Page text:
• Star-Crossed Lovers: Sidney and Amanda are in love but are forced to ignore their feelings because Amanda’s wealthy father would never approve of her marrying someone of such humble means. Amanda, instead, enters into an arranged engagement with the son of her father’s business partner and she and Sidney have to acknowledge that they'll only ever be friends. This situation changes towards the end of Series 2 and the fall-out is covered in Series 3.
  • Stealth Pun/Visual Pun: In the first episode, Sidney sees a prostitute being booked at the police station and has a friendly conversation with her (and she also shows up in the last episode of the first series, and Sidney remembers her). It's quite likely that there is a reference here to a kind of stock British costume party called "Tarts and Vicars", but no one in the show references that (probably because the show's setting likely antedates this kind of party).
  • "The Reason You Suck" Speech: When Leonard confronts the Archbishop in the second series finale and rakes him over the coals for all the damage his sheltering of Sam Milburn did.
  • Tone Shift: The Mystery of the Week becomes increasingly incidental as the the subplots concerning the main characters' private lives move into the foreground. By series 4, the show's previews often didn't even mention the mystery plots at all (though they were still present).
  • Transparent Closet: Everyone spends the first series thinking Leonard is homosexual due to his sensitive nature and awkward manner in dealing with people. The scripts for the first two series liked to hint at tease at which way he would swing, liberally using Bait-and-Switch tactics. He eventually enters into a relationship with a local woman and proposes marriage. Unfortunately he can't keep up pretending to love her, and attempts suicide after the engagement is broken.
  • Ungrateful Bastard: Geoff Towler in the second episode of Season 3. The victim's brother Munair rescues him from his wife's attempt to kill him, but because Geoff is a racist prick he can't thank him.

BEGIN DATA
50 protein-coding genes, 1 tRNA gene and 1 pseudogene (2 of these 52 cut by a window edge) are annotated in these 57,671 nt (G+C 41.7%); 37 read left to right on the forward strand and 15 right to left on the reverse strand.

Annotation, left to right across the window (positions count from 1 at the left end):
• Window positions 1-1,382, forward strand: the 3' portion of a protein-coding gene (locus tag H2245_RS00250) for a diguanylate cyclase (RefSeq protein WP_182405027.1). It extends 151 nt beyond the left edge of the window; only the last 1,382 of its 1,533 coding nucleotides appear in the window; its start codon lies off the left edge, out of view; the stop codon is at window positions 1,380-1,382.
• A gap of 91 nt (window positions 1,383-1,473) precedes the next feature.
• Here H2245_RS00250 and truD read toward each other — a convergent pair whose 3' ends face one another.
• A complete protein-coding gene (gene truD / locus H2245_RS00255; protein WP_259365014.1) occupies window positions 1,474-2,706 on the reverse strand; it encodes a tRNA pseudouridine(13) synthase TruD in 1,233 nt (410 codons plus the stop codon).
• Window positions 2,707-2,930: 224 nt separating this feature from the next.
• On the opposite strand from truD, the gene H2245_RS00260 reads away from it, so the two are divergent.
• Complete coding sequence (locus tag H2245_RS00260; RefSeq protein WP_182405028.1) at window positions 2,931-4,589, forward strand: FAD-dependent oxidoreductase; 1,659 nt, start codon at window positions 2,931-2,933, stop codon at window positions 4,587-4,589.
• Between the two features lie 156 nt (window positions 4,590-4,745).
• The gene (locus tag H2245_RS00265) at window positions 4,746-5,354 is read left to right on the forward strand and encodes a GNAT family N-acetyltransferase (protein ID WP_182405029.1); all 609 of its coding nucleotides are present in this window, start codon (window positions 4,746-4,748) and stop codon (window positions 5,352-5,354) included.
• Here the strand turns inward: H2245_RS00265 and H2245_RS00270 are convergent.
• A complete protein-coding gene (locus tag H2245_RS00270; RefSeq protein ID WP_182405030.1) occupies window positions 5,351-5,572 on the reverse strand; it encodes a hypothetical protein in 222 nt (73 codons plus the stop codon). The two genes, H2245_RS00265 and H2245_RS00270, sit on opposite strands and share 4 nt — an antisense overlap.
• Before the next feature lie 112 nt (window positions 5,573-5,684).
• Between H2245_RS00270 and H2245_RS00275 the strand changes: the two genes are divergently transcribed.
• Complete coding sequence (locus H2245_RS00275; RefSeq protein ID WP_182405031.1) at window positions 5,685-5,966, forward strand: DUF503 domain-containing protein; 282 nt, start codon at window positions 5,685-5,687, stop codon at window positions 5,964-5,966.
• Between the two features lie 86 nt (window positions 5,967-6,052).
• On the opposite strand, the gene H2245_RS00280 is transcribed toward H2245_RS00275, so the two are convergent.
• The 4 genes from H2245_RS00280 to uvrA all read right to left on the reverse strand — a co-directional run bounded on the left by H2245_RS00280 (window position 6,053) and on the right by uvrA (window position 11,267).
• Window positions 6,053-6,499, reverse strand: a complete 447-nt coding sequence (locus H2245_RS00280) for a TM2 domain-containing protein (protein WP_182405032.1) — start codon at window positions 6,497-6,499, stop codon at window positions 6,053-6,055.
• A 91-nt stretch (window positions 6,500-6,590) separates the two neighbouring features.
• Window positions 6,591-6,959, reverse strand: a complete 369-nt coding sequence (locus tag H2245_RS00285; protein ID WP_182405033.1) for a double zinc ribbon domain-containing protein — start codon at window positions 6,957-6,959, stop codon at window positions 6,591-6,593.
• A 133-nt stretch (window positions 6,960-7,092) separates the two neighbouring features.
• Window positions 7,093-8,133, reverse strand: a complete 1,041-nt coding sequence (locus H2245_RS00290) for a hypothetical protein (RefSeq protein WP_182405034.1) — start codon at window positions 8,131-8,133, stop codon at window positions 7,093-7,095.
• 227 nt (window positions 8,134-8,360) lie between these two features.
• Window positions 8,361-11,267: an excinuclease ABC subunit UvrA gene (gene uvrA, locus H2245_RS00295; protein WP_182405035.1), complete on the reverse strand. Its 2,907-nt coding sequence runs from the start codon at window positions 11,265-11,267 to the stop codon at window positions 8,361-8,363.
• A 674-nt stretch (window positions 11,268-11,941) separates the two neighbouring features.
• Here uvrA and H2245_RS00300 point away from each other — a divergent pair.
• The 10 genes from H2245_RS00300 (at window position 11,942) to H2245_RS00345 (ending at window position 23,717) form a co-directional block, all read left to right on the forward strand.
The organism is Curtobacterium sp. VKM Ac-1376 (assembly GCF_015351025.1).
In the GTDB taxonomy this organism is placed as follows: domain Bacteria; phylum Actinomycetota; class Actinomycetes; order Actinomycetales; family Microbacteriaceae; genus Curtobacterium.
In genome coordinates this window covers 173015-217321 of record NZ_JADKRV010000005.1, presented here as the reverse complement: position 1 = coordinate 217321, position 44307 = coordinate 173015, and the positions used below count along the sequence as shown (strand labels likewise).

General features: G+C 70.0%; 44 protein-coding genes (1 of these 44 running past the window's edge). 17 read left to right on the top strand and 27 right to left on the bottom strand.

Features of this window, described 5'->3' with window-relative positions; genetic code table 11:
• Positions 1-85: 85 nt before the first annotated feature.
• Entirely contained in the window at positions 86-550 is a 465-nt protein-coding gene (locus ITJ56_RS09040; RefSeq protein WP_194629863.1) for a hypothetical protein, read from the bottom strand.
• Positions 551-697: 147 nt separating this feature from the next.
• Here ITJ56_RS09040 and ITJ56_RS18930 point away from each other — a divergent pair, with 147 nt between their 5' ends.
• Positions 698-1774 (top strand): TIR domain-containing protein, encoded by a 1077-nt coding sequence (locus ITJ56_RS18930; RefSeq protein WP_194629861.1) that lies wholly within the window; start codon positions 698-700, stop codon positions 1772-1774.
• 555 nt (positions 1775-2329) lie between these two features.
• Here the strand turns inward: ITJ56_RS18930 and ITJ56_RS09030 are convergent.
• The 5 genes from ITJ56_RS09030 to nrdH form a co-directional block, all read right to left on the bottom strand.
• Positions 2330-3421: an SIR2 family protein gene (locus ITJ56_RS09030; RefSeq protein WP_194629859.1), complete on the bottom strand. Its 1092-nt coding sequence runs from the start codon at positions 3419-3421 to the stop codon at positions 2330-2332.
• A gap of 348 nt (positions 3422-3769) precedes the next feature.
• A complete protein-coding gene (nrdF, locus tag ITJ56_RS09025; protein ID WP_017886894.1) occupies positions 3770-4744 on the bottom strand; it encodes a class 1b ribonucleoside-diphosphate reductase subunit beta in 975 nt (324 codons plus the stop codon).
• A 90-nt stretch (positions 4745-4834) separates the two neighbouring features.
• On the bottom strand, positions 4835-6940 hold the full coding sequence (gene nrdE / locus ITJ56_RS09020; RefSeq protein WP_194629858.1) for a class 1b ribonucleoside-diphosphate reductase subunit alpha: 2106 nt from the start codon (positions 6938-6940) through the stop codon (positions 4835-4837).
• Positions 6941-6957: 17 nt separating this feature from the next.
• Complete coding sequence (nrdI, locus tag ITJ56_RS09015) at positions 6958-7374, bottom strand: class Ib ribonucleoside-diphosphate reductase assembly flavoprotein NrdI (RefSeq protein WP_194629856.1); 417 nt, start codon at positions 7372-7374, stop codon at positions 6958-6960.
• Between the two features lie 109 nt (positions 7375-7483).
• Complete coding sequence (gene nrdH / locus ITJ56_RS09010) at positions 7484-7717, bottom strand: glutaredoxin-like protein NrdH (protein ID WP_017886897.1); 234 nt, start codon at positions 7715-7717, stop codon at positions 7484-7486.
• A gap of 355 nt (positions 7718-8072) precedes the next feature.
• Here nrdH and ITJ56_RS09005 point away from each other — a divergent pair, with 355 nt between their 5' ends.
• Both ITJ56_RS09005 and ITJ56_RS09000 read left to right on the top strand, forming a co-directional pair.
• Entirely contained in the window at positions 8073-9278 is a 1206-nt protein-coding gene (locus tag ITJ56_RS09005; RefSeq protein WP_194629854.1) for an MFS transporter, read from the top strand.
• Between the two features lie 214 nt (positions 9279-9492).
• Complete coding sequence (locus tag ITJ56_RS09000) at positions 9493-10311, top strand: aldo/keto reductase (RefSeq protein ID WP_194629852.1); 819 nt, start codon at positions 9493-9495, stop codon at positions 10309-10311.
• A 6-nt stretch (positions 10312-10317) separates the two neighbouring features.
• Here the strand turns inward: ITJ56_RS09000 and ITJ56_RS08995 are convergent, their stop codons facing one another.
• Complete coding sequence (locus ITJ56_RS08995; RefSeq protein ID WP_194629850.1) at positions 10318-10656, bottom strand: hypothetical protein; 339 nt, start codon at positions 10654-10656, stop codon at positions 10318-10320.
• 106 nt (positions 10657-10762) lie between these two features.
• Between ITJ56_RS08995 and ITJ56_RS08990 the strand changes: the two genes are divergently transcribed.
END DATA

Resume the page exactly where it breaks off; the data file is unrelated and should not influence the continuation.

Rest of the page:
• Unwitting Instigator of Doom: Sam Milburn's sex crimes ended up causing the deaths of both Abigail and Gary.
  • The Vicar: Sidney, although he's less uptight than the typical example of this trope.
  • Well-Intentioned Extremist:
    • The murderer of the week in the penultimate episode of the second series is this, having poisoned her abusive husband's drink to protect her children.
    • The archdeacon in Season 3 is as well; unlike the archdeacon in season 2 (who was basically a corrupt shithead) he truly believes in the church but is overly domineering about it.
    • Season 4 has one in its fourth episode. The seemingly frail old Mennonite woman stoned the victim of the week and defenestrated her to protect young Adam from her.
  • Woman Scorned: A central plot point to a few scripts.
  • Wunza Plot: One's a priest, one's a copper. Together, They Fight Crime!!
  • Vitriolic Best Buds: Sidney and Geordie enjoy each other’s company as they exchange snide comments about each other.
  • You Do Not Have to Say Anything: The police use the 1950s version of this when arresting people.
    DC Atkins: “You’re not obliged to say anything if you do not wish to do so, but what you do say may be put into writing.”
  • Your Cheating Heart: Becomes a central theme to Series 3 as Geordie embarks on an affair with Margaret from the police station and his marriage starts to crumble and Sidney and Amanda finally give into temptation even though she's still technically married.